Elicited Imitation (EI) is an assessment approach that uses sentence imitation tasks to gauge the oral proficiency level of test takers. EI tests have been created for several of the world's languages, including English, Spanish, Japanese, French, and Mandarin. Little research has been conducted for using the EI approach with learners of Russian. This dissertation describes a multi-faceted study that was presented in two journal articles for the creation and analysis of a Russian EI test. The EI test was created for and tested with Russian-speaking missionaries and employees at the Missionary Training Center (MTC) in Provo, UT. The first article describes the creation of the test and analyzes its ability to predict oral language proficiency by comparing individuals' scores on the EI to their scores on the Oral Proficiency Interview (OPI). The test was found to effectively predict an individual's OPI score (R2 = .86). The second article analyzes the difference in person ability estimates and item difficulty measures between items from a general content bank and a religious content bank. The mean score for the content specific items (x̄ = .51) was significantly higher than the mean score for the general test (x̄ = .44, p < 0.001). Additionally, the item difficulties for the religious items were significantly less than the item difficulties for the general items (p < 0.05).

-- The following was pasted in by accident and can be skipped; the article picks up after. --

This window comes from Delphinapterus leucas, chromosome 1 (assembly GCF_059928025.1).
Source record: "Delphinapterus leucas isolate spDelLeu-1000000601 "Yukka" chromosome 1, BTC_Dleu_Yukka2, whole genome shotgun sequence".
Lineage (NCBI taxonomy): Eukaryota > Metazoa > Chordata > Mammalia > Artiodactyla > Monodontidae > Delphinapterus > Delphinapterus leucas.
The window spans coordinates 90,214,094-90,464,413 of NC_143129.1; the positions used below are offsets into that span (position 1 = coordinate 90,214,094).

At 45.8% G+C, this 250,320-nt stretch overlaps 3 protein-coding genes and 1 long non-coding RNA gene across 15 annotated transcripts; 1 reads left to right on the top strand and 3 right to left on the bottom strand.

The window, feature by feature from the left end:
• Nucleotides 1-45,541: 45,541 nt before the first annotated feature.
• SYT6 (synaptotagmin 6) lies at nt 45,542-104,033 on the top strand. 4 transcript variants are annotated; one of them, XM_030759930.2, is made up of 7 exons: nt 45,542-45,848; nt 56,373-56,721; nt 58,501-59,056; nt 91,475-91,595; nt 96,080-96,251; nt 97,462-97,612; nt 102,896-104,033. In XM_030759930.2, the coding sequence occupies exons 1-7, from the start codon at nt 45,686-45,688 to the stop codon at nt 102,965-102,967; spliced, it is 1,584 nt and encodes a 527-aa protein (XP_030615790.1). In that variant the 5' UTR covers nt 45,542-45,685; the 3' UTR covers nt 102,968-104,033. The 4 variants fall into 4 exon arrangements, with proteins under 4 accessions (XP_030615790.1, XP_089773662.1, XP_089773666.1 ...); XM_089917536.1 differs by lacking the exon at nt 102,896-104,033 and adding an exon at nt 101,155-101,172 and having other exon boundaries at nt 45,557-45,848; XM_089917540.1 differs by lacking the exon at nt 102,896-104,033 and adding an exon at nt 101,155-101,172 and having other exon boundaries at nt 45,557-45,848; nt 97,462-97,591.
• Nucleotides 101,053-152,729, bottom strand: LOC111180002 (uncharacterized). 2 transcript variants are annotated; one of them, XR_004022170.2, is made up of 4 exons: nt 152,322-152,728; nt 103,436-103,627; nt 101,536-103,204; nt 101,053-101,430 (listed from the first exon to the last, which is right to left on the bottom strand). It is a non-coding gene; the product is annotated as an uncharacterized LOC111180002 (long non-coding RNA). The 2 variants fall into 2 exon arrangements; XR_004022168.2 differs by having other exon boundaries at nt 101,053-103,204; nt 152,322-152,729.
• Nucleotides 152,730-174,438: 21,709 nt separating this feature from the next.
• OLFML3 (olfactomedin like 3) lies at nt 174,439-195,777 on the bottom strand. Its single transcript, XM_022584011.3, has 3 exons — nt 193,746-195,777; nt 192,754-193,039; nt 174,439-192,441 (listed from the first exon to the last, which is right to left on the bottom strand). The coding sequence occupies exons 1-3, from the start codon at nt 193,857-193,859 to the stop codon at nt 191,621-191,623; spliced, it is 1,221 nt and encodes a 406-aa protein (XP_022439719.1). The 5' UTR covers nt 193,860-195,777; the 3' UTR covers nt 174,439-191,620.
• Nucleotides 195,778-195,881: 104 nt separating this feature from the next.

College and Department

David O. McKay School of Education; Instructional Psychology and Technology



Date Submitted


Document Type





elicited imitation, elicited response, oral proficiency assessment, language assessment, language for specific purposes, Russian language assessment